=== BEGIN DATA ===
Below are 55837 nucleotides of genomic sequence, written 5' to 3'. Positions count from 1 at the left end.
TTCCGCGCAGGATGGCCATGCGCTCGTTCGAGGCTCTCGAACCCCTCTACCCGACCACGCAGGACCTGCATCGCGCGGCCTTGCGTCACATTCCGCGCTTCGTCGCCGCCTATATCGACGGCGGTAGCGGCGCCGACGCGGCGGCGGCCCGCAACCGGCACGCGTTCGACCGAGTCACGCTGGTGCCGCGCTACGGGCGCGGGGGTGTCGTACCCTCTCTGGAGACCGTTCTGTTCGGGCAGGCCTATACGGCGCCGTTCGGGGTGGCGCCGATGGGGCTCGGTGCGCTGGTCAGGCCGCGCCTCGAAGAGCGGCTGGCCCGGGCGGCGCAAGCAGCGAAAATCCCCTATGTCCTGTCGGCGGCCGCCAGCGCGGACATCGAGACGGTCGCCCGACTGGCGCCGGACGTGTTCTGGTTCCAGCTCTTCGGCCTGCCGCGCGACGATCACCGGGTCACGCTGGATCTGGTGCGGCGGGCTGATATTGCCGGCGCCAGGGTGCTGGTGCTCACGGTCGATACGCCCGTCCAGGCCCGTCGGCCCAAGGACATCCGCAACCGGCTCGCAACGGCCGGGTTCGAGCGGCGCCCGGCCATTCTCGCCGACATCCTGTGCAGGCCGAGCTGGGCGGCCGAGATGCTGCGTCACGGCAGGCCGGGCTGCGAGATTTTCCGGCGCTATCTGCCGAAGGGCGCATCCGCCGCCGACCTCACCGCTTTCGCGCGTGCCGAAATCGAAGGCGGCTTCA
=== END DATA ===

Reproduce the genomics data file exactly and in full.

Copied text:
Below are 55837 nucleotides of genomic sequence, written 5' to 3'. Positions count from 1 at the left end.
TTCCGCGCAGGATGGCCATGCGCTCGTTCGAGGCTCTCGAACCCCTCTACCCGACCACGCAGGACCTGCATCGCGCGGCCTTGCGTCACATTCCGCGCTTCGTCGCCGCCTATATCGACGGCGGTAGCGGCGCCGACGCGGCGGCGGCCCGCAACCGGCACGCGTTCGACCGAGTCACGCTGGTGCCGCGCTACGGGCGCGGGGGTGTCGTACCCTCTCTGGAGACCGTTCTGTTCGGGCAGGCCTATACGGCGCCGTTCGGGGTGGCGCCGATGGGGCTCGGTGCGCTGGTCAGGCCGCGCCTCGAAGAGCGGCTGGCCCGGGCGGCGCAAGCAGCGAAAATCCCCTATGTCCTGTCGGCGGCCGCCAGCGCGGACATCGAGACGGTCGCCCGACTGGCGCCGGACGTGTTCTGGTTCCAGCTCTTCGGCCTGCCGCGCGACGATCACCGGGTCACGCTGGATCTGGTGCGGCGGGCTGATATTGCCGGCGCCAGGGTGCTGGTGCTCACGGTCGATACGCCCGTCCAGGCCCGTCGGCCCAAGGACATCCGCAACCGGCTCGCAACGGCCGGGTTCGAGCGGCGCCCGGCCATTCTCGCCGACATCCTGTGCAGGCCGAGCTGGGCGGCCGAGATGCTGCGTCACGGCAGGCCGGGCTGCGAGATTTTCCGGCGCTATCTGCCGAAGGGCGCATCCGCCGCCGACCTCACCGCTTTCGCGCGTGCCGAAATCGAAGGCGGCTTCA